[Originally published 10 February 2017 @ 14:00]
It’s been an
unreasonably unusually snowy winter here in the lower BC Mainland; here’s an apropos French flick full of old cars I mostly can’t identify. I find this film compelling, for some strange reason certain of you might guess. Alors, let’s go racing in the snow and speaking French! It is daytime, so let’s stop in the middle of the race and replace a working headlamp with another working headlamp! Now let’s rev the engine, do a little heel-and-toe soft-shoe, and speak more French! Okeh, so it ain’t exactly C’etait un Rendezvous, but…
…say, come to think of it, now that first movie’s set our teeth achatter, let’s warm back up with Rendezvous, which (if you watch it with the sound turned up, as required by international law) is as hot as the first film was cold:
Somehow I thought the second video was going to be “The Black Prince” doing a lap of the 35 Kilometer Paris Ring Road.
The cars in this film (aside from the E-Body Challengers) are all Simcas; the first, boxy little one in the title sequence is a Simca 1000 Rallye 2- think Renault 8 Gordini. The second car, the hatchback with the buggy eyes is the Simca 1100, likely equipped with the hot 1294cc engine. These were sold Stateside in small numbers through Chrysler dealer in the very late 60s-early 70s. The attractive little bizzaro-Alpine A110 is a CG 1200S, a low production sports car produced by the Chappe Fréres et Gessalin coachworks and powered by a tuned version of the Rallye 2 engine
The second clip led me to spend well over an hour on YouTube, watching dash cam videos of cars doing 250, 300, 330 kph on German autobahns. Including a couch-grabbing 333 kmh (206 mph) run in an Audi R8.
Time well wasted.
I think the first video captured the only French car of the time with properly adjusted head lights. What a coincidence!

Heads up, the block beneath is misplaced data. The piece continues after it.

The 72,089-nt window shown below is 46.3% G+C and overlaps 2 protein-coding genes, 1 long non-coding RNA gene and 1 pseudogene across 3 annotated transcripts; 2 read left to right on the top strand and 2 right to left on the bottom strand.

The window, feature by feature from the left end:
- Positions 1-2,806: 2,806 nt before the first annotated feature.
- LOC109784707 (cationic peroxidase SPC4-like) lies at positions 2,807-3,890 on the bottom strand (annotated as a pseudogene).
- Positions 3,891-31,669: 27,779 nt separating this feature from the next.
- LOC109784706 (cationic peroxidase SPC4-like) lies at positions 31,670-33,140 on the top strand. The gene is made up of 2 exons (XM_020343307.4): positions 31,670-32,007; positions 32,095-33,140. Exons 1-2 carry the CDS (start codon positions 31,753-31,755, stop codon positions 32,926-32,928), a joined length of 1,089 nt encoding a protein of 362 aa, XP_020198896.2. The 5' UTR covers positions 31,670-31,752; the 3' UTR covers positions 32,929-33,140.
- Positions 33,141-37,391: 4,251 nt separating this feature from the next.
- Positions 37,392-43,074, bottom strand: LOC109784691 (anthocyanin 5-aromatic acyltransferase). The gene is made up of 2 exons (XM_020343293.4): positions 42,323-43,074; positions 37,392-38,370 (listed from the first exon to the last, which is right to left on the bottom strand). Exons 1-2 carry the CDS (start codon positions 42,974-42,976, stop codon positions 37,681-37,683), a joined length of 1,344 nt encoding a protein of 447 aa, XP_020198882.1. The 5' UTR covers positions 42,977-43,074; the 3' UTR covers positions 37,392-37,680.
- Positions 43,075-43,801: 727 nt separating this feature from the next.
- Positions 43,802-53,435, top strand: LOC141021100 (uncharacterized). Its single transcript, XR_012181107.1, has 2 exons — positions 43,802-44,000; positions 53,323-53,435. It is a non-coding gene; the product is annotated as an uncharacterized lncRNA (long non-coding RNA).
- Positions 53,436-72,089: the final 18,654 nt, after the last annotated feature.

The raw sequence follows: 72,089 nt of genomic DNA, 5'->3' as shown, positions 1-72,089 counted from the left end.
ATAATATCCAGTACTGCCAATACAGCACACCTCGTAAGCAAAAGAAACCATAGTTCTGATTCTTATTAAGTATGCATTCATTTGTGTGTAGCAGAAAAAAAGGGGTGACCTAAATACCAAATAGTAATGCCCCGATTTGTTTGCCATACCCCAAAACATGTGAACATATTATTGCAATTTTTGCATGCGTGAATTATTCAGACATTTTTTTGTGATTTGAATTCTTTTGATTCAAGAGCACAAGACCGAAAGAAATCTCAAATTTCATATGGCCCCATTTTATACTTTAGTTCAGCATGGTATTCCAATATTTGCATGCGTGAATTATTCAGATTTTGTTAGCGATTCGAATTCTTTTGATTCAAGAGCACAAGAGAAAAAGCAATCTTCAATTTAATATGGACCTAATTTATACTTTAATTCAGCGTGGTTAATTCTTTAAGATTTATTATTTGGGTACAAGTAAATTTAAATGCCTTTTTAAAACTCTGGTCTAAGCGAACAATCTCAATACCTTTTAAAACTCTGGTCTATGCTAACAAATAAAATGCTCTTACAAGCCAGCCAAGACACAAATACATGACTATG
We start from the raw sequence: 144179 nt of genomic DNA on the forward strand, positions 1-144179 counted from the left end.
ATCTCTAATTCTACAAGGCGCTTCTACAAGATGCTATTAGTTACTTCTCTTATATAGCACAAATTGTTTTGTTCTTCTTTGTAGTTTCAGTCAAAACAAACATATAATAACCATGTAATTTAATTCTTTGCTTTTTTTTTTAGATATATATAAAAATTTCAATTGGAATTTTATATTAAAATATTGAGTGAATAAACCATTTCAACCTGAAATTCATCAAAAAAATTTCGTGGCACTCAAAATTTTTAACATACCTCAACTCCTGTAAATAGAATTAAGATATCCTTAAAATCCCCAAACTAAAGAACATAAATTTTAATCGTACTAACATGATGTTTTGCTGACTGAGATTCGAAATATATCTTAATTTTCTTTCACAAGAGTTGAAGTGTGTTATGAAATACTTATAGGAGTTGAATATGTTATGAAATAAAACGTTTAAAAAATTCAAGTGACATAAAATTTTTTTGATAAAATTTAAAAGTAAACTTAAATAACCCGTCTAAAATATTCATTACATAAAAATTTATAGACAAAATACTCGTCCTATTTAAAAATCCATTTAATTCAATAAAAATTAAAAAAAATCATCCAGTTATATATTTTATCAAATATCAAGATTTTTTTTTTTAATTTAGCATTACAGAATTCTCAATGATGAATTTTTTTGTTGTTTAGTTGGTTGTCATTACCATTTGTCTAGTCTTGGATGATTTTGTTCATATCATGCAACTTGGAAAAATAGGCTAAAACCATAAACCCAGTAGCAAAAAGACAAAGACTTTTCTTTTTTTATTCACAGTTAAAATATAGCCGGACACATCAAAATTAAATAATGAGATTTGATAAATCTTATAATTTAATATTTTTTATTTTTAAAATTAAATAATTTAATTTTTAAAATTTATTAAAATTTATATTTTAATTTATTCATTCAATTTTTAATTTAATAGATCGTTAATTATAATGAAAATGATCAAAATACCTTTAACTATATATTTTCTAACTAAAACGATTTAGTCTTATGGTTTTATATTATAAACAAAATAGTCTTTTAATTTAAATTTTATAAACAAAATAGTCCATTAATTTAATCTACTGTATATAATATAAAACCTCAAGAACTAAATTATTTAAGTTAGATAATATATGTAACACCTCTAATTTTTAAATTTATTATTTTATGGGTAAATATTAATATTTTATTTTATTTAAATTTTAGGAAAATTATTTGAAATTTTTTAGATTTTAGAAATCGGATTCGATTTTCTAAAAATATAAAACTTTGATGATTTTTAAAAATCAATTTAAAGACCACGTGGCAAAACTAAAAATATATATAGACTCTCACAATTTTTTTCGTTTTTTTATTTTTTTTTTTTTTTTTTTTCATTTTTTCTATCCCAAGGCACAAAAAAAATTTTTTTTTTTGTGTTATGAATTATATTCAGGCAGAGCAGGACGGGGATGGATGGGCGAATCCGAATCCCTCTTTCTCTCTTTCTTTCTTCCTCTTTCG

These guys had no seatbelts. I can’t imagine driving a mile without being strapped in. But I remember how difficult it was for the adults to get used to them when they were introduced.
There is no toolbox in France without a lighter in there somewhere!
Did I see right? This was Michelle Mouton? I’ll have to dig out some videos of her driving the Audi.
Porsche used Cibié for their legendary 917 racers, most teams chose Cibié, while Enzo Ferrari insisted on Marchal headlights for his production and racing cars.
The car in this film a Simca 1100 Special is a rather strange choice, Simca used mostly Marchal headlights, Citroën and Renault were more loyal Cibié customers.
Cibié’s Oscar and Super Oscar driving lights are famous, set the standard and are still made today, although Cibié, Marchal, Ducellier and Paris-Rhône (all French electrical car component manufacturers) have merged into the Valeo Group.
Back in the day French lighting were state of art, used on the 1977 Aston Martin V8 Vantage and the XJ Jaguar rectangular foglights were Cibié airports (now made in Portugal but still available) and Porsche France could fit your 911 with Cibié’s also used for Citroëns DS21 Pallas second nose.
Further it is worth mentioning that Cibié invented the kangourou headlight, a headlight with an additional built-in lense for high beam, these were used by Peugeot for their 504 injection model, Ford used them for their Mk I Escort Mexico and RS models and Berliet Trucks for their TR series a long distance hauler.
Ow, Cibié and Citroën developed the world’s first rectangular headlight for the Citroën Ami 6, which was so good that it could cope with Ford’s GT40 racer and the 1962 Maserati 5000Gt.
Simca by then could have been part of PSA so would use the ‘company’ lights.
In Spain in the seventies wannabe racers used to place decals with names like Esso and Cibié in their cars because they were popular brands in rallies. I haven’t seen one in decades.
The little red white sports car is a Simca CG, Chappe et Gessalin
The early hours sprint through Paris is great and not upspeeded footage and that guy can drive and what ever he is in handles great
2 great films! The second one felt like I was playing a video game!